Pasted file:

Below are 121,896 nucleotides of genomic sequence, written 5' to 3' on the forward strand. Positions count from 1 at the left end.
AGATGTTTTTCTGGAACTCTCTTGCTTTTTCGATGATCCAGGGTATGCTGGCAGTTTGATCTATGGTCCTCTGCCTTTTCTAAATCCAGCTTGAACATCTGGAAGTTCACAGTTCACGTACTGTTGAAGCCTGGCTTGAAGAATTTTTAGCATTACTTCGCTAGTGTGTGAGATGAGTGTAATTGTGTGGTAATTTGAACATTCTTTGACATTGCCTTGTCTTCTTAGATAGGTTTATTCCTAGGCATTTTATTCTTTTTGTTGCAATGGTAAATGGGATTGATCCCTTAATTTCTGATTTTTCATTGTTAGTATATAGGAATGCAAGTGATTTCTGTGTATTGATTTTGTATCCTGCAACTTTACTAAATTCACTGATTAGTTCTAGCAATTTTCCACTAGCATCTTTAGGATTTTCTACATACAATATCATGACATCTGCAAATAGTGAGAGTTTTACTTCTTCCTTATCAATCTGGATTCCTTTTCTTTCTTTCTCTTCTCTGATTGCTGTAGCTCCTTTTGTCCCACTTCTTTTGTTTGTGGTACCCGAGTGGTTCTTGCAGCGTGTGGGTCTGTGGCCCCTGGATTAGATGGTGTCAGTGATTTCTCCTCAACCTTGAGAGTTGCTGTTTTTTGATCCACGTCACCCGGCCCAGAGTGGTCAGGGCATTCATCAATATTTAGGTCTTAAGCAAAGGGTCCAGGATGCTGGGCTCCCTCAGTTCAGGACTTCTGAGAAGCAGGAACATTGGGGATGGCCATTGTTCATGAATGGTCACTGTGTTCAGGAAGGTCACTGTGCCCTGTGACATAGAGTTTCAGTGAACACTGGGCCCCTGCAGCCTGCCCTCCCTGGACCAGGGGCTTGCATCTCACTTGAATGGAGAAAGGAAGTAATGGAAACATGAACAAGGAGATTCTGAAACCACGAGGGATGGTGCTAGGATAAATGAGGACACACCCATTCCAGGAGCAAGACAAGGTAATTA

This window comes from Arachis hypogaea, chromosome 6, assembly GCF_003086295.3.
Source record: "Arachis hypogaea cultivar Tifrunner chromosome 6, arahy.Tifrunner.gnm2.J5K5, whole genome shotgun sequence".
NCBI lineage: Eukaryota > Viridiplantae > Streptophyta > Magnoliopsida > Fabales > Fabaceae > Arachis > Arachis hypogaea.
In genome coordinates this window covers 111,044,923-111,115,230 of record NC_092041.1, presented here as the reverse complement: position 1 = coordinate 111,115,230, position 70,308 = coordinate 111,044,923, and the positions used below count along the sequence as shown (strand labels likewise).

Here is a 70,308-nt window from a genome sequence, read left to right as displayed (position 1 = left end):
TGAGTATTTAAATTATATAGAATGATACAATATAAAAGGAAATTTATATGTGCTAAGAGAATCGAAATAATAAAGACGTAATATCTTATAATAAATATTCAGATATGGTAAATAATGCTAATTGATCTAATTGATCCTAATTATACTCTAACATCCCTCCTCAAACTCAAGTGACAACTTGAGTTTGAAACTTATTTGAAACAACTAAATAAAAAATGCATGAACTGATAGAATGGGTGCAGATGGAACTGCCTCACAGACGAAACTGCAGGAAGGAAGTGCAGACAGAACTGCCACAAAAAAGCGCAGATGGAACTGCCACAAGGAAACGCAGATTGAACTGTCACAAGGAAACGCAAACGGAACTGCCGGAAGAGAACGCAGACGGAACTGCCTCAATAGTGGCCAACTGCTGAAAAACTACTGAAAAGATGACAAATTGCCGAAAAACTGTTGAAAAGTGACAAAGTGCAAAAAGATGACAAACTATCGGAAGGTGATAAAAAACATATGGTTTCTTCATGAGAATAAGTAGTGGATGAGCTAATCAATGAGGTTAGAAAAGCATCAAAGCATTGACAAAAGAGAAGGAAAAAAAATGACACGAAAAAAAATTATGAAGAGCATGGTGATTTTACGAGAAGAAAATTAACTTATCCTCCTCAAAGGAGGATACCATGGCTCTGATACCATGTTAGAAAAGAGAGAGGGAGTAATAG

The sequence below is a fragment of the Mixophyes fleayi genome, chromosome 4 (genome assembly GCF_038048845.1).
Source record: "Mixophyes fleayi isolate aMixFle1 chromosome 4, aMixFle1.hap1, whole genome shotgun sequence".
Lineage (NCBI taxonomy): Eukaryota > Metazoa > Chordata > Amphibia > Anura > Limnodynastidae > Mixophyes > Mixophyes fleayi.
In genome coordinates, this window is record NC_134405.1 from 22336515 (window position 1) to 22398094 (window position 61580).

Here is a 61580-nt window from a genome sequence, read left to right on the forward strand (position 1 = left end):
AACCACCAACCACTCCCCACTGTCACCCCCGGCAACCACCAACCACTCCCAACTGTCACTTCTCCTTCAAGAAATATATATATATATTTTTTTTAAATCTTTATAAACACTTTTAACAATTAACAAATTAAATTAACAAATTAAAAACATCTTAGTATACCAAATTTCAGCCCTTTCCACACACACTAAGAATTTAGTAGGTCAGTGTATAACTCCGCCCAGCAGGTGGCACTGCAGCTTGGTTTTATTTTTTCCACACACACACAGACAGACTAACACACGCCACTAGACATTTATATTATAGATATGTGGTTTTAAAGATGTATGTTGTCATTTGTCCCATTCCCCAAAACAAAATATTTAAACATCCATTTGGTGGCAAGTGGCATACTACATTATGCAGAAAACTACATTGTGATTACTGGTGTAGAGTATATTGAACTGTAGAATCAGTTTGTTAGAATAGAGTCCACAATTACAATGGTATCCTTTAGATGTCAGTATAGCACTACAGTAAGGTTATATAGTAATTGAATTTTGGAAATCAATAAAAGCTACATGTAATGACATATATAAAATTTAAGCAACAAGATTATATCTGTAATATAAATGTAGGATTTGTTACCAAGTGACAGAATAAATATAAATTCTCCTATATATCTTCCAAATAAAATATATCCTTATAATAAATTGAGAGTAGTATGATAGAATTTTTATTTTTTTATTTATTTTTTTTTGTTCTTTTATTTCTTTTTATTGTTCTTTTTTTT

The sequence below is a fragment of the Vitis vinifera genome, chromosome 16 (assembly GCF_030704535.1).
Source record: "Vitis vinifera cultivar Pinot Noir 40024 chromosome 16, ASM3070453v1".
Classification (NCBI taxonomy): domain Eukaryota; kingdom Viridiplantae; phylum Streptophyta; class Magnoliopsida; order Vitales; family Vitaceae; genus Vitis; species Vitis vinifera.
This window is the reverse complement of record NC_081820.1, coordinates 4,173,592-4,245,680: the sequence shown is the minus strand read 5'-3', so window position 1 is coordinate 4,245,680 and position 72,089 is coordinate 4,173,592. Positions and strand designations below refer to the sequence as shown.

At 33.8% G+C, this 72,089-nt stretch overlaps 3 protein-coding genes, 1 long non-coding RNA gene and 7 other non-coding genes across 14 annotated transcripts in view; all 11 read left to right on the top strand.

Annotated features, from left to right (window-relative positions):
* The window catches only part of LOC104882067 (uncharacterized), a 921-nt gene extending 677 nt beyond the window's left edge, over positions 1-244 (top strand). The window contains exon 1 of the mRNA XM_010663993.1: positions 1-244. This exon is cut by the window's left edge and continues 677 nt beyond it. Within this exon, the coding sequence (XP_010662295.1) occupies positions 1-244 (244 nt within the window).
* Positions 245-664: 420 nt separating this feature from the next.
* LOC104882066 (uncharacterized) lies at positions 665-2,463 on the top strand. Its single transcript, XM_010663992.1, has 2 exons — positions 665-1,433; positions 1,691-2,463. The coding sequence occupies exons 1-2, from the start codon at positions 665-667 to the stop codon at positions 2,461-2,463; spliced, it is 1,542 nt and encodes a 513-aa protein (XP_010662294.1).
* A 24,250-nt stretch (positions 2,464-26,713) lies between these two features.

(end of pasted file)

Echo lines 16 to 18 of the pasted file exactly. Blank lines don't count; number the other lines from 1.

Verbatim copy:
Source record: "Vitis vinifera cultivar Pinot Noir 40024 chromosome 16, ASM3070453v1".
Classification (NCBI taxonomy): domain Eukaryota; kingdom Viridiplantae; phylum Streptophyta; class Magnoliopsida; order Vitales; family Vitaceae; genus Vitis; species Vitis vinifera.
This window is the reverse complement of record NC_081820.1, coordinates 4,173,592-4,245,680: the sequence shown is the minus strand read 5'-3', so window position 1 is coordinate 4,245,680 and position 72,089 is coordinate 4,173,592. Positions and strand designations below refer to the sequence as shown.